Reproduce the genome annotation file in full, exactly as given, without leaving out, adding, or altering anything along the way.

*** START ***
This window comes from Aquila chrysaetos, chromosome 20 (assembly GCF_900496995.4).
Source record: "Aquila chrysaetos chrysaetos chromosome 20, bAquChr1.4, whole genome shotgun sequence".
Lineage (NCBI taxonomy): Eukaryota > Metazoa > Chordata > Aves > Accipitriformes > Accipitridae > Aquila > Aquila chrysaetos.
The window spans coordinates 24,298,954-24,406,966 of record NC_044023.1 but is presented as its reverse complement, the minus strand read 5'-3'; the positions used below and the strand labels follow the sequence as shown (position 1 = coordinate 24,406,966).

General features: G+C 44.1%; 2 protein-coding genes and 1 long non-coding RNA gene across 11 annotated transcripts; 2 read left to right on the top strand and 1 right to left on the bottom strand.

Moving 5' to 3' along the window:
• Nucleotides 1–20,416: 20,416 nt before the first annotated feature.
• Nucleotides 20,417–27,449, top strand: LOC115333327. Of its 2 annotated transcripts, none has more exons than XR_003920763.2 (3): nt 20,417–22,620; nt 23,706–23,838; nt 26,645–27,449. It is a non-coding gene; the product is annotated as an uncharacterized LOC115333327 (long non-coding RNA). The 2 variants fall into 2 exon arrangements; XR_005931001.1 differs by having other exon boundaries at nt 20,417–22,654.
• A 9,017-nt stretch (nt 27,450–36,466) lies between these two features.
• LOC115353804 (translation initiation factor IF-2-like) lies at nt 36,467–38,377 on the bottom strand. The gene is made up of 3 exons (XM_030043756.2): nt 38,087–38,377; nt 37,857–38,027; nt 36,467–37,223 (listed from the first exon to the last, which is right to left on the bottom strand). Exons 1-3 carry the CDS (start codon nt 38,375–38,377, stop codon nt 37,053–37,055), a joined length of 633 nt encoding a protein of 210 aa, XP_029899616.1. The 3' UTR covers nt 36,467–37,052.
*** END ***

This window comes from Aquila chrysaetos, chromosome 20 (assembly GCF_900496995.4).
Source record: "Aquila chrysaetos chrysaetos chromosome 20, bAquChr1.4, whole genome shotgun sequence".
Lineage (NCBI taxonomy): Eukaryota > Metazoa > Chordata > Aves > Accipitriformes > Accipitridae > Aquila > Aquila chrysaetos.
The window spans coordinates 24,298,954-24,406,966 of record NC_044023.1 but is presented as its reverse complement, the minus strand read 5'-3'; the positions used below and the strand labels follow the sequence as shown (position 1 = coordinate 24,406,966).

General features: G+C 44.1%; 2 protein-coding genes and 1 long non-coding RNA gene across 11 annotated transcripts; 2 read left to right on the top strand and 1 right to left on the bottom strand.

Moving 5' to 3' along the window:
• Nucleotides 1–20,416: 20,416 nt before the first annotated feature.
• Nucleotides 20,417–27,449, top strand: LOC115333327. Of its 2 annotated transcripts, none has more exons than XR_003920763.2 (3): nt 20,417–22,620; nt 23,706–23,838; nt 26,645–27,449. It is a non-coding gene; the product is annotated as an uncharacterized LOC115333327 (long non-coding RNA). The 2 variants fall into 2 exon arrangements; XR_005931001.1 differs by having other exon boundaries at nt 20,417–22,654.
• A 9,017-nt stretch (nt 27,450–36,466) lies between these two features.
• LOC115353804 (translation initiation factor IF-2-like) lies at nt 36,467–38,377 on the bottom strand. The gene is made up of 3 exons (XM_030043756.2): nt 38,087–38,377; nt 37,857–38,027; nt 36,467–37,223 (listed from the first exon to the last, which is right to left on the bottom strand). Exons 1-3 carry the CDS (start codon nt 38,375–38,377, stop codon nt 37,053–37,055), a joined length of 633 nt encoding a protein of 210 aa, XP_029899616.1. The 3' UTR covers nt 36,467–37,052.